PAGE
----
Weight

Repeat weight measurements during the first 6 months of TZD treatment were available for 192 patients. Just over half of these experienced weight gain of more than 2 kg (Box 3). The mean gain was 2.3 kg (range, –5.0 to 19 kg) in the pioglitazone group and 2.9 kg (range, –5.0 to 11.5 kg) in the rosiglitazone group (P = 0.95). Baseline treatment for diabetes (OHA v insulin v OHA + insulin) did not correlate with degree of weight gain. However, there was significant correlation between baseline weight and weight gain at six months (Box 4).

Oedema and congestive cardiac failure

Peripheral oedema was noted in 33% of the pioglitazone group and 21% of the rosiglitazone group (difference not significant). It was severe enough to prompt withdrawal of TZD in 7% and 4%, respectively (difference not significant). The presence of peripheral oedema was not dose related.

Pulmonary oedema was noted in five patients (two taking pioglitazone and three taking rosiglitazone). Four of these had pre-existing congestive cardiac failure treated with diuretics. Pulmonary oedema prompted withdrawal of treatment in three of these patients.

Liver function tests

One patient treated with pioglitazone had asymptomatic elevation of liver enzyme levels 3 months from baseline, with alanine transaminase (ALT) at 162 U/L (normal, <35 U/L) and alkaline phosphatase (ALP) at 178 U/L (normal, 25–100 U/L). Ultrasound showed multiple gallstones and a normal liver. The liver enzyme levels returned to normal within a week of ceasing pioglitazone therapy.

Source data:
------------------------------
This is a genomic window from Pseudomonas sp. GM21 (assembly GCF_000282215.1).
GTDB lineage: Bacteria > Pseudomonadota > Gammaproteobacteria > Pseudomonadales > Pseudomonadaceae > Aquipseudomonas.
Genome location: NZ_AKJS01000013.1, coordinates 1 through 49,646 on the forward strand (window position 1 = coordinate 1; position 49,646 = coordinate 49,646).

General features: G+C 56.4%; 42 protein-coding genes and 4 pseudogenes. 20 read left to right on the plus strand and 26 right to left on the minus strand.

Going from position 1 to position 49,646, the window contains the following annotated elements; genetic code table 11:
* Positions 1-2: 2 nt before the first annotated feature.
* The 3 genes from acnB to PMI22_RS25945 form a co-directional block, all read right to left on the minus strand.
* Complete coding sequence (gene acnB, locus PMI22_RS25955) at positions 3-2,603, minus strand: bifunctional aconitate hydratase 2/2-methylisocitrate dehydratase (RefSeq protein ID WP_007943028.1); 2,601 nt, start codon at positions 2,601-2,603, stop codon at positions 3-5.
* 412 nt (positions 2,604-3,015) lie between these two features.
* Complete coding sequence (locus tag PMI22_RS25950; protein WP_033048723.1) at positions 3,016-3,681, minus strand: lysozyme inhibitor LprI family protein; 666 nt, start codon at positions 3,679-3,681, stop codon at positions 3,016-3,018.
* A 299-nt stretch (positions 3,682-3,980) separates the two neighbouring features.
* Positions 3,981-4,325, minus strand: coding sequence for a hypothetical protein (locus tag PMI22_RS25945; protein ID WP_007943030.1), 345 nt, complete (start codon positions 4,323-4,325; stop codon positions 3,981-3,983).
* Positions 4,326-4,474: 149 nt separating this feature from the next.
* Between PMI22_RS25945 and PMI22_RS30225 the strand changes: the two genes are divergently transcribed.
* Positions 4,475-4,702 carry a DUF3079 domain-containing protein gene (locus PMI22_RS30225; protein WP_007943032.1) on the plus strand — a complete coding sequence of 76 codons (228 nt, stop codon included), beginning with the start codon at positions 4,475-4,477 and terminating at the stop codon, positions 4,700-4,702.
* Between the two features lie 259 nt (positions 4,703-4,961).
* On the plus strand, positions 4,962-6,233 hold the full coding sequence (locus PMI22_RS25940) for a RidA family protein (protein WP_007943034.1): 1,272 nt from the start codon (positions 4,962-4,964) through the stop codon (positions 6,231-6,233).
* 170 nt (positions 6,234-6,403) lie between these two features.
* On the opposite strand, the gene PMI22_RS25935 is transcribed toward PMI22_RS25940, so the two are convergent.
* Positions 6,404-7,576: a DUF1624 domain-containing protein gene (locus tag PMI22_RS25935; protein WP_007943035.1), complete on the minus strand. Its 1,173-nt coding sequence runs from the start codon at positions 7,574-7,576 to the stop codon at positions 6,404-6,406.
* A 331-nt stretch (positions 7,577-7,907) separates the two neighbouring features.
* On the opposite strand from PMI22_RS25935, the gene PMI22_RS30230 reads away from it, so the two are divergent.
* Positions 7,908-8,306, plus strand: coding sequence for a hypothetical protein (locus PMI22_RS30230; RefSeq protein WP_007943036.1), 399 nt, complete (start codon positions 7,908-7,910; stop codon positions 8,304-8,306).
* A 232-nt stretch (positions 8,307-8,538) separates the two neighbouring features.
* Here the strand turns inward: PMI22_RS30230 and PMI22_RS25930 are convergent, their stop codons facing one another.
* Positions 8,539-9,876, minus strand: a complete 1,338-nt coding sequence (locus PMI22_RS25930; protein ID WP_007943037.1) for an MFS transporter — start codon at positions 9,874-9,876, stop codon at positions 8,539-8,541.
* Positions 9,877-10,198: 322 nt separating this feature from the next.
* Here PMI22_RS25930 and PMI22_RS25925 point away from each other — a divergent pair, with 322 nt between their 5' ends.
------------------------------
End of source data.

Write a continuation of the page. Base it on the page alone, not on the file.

One patient treated with rosiglitazone also had asymptomatic ALT elevation (385 U/L) of undetermined cause. This resolved at 12 months despite continuation of rosiglitazone.

Cessation of treatment

TZD treatment was withdrawn within 12 months in about 20% of the patients in the study (20 of 107 patients taking pioglitazone and 21 of 96 patients taking rosiglitazone). The reasons for ceasing treatment in these 41 patients were non-response (15), peripheral oedema (12), weight gain (5), pulmonary oedema (3), liver dysfunction (1), asymptomatic hyponatraemia (1) and abdominal pain (1). The reason for cessation was unclear in two patients. One patient treated with rosiglitazone died from lower-limb sepsis disease during the study period. Her clinical course was complicated by ischaemic heart disease and dialysis-dependent renal failure.

Discussion

We report the effects of TZD therapy in routine Australian clinical practice. We acknowledge that the study’s retrospective, non-randomised design is a limitation.